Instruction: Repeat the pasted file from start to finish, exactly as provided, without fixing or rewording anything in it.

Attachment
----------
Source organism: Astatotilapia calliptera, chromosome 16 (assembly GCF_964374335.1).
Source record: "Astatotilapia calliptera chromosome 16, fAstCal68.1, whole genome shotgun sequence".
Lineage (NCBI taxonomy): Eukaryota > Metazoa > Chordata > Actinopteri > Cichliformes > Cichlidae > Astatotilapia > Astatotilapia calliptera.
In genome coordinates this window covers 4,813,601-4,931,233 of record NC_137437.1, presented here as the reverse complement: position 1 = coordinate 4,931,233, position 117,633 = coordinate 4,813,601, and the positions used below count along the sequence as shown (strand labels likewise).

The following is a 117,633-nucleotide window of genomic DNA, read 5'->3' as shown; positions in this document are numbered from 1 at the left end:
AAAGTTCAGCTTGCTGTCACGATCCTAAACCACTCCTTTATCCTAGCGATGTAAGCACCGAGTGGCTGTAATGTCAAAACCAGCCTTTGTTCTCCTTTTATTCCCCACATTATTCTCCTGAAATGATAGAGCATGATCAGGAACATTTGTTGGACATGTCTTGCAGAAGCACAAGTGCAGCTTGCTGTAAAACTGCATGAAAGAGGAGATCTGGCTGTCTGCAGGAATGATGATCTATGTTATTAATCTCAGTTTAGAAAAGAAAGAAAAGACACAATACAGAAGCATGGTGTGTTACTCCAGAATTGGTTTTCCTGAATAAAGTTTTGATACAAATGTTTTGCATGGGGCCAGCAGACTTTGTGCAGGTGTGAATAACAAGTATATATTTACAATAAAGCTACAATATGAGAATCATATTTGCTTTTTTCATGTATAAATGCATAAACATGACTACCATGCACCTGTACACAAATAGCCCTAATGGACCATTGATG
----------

Source organism: Astatotilapia calliptera, chromosome 16 (assembly GCF_964374335.1).
Source record: "Astatotilapia calliptera chromosome 16, fAstCal68.1, whole genome shotgun sequence".
Lineage (NCBI taxonomy): Eukaryota > Metazoa > Chordata > Actinopteri > Cichliformes > Cichlidae > Astatotilapia > Astatotilapia calliptera.
In genome coordinates this window covers 4,813,601-4,931,233 of record NC_137437.1, presented here as the reverse complement: position 1 = coordinate 4,931,233, position 117,633 = coordinate 4,813,601, and the positions used below count along the sequence as shown (strand labels likewise).

The following is a 117,633-nucleotide window of genomic DNA, read 5'->3' as shown; positions in this document are numbered from 1 at the left end:
AAAGTTCAGCTTGCTGTCACGATCCTAAACCACTCCTTTATCCTAGCGATGTAAGCACCGAGTGGCTGTAATGTCAAAACCAGCCTTTGTTCTCCTTTTATTCCCCACATTATTCTCCTGAAATGATAGAGCATGATCAGGAACATTTGTTGGACATGTCTTGCAGAAGCACAAGTGCAGCTTGCTGTAAAACTGCATGAAAGAGGAGATCTGGCTGTCTGCAGGAATGATGATCTATGTTATTAATCTCAGTTTAGAAAAGAAAGAAAAGACACAATACAGAAGCATGGTGTGTTACTCCAGAATTGGTTTTCCTGAATAAAGTTTTGATACAAATGTTTTGCATGGGGCCAGCAGACTTTGTGCAGGTGTGAATAACAAGTATATATTTACAATAAAGCTACAATATGAGAATCATATTTGCTTTTTTCATGTATAAATGCATAAACATGACTACCATGCACCTGTACACAAATAGCCCTAATGGACCATTGATG